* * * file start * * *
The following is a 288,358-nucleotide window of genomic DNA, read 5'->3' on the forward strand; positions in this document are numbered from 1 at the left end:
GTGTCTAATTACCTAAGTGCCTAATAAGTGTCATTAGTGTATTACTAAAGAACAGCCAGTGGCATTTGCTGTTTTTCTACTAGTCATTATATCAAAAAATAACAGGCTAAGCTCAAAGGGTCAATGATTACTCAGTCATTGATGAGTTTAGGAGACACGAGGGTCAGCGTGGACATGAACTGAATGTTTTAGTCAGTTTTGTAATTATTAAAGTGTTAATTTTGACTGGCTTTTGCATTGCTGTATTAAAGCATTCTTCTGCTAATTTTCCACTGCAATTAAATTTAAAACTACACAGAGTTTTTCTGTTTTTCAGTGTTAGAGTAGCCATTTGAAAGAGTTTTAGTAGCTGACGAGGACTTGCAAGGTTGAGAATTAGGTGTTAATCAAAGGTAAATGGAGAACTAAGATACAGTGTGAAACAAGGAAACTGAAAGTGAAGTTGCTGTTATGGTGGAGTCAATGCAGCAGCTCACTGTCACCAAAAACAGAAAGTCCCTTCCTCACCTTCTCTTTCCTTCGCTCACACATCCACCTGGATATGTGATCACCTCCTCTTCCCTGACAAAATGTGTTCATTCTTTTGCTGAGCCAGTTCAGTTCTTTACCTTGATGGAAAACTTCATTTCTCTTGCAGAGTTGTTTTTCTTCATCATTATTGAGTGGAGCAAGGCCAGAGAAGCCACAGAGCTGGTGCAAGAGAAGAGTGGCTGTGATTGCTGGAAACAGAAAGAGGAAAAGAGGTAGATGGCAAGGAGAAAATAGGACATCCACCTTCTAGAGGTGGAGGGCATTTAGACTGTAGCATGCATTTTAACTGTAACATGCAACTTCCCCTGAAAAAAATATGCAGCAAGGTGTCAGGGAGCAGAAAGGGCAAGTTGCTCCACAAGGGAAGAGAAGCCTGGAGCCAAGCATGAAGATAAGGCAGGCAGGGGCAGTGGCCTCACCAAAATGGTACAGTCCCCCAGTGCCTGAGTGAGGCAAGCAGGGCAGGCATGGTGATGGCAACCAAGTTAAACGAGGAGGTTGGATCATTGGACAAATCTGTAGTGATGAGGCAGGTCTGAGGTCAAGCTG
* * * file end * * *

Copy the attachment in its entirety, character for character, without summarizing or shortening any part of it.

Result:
The following is a 288,358-nucleotide window of genomic DNA, read 5'->3' on the forward strand; positions in this document are numbered from 1 at the left end:
GTGTCTAATTACCTAAGTGCCTAATAAGTGTCATTAGTGTATTACTAAAGAACAGCCAGTGGCATTTGCTGTTTTTCTACTAGTCATTATATCAAAAAATAACAGGCTAAGCTCAAAGGGTCAATGATTACTCAGTCATTGATGAGTTTAGGAGACACGAGGGTCAGCGTGGACATGAACTGAATGTTTTAGTCAGTTTTGTAATTATTAAAGTGTTAATTTTGACTGGCTTTTGCATTGCTGTATTAAAGCATTCTTCTGCTAATTTTCCACTGCAATTAAATTTAAAACTACACAGAGTTTTTCTGTTTTTCAGTGTTAGAGTAGCCATTTGAAAGAGTTTTAGTAGCTGACGAGGACTTGCAAGGTTGAGAATTAGGTGTTAATCAAAGGTAAATGGAGAACTAAGATACAGTGTGAAACAAGGAAACTGAAAGTGAAGTTGCTGTTATGGTGGAGTCAATGCAGCAGCTCACTGTCACCAAAAACAGAAAGTCCCTTCCTCACCTTCTCTTTCCTTCGCTCACACATCCACCTGGATATGTGATCACCTCCTCTTCCCTGACAAAATGTGTTCATTCTTTTGCTGAGCCAGTTCAGTTCTTTACCTTGATGGAAAACTTCATTTCTCTTGCAGAGTTGTTTTTCTTCATCATTATTGAGTGGAGCAAGGCCAGAGAAGCCACAGAGCTGGTGCAAGAGAAGAGTGGCTGTGATTGCTGGAAACAGAAAGAGGAAAAGAGGTAGATGGCAAGGAGAAAATAGGACATCCACCTTCTAGAGGTGGAGGGCATTTAGACTGTAGCATGCATTTTAACTGTAACATGCAACTTCCCCTGAAAAAAATATGCAGCAAGGTGTCAGGGAGCAGAAAGGGCAAGTTGCTCCACAAGGGAAGAGAAGCCTGGAGCCAAGCATGAAGATAAGGCAGGCAGGGGCAGTGGCCTCACCAAAATGGTACAGTCCCCCAGTGCCTGAGTGAGGCAAGCAGGGCAGGCATGGTGATGGCAACCAAGTTAAACGAGGAGGTTGGATCATTGGACAAATCTGTAGTGATGAGGCAGGTCTGAGGTCAAGCTG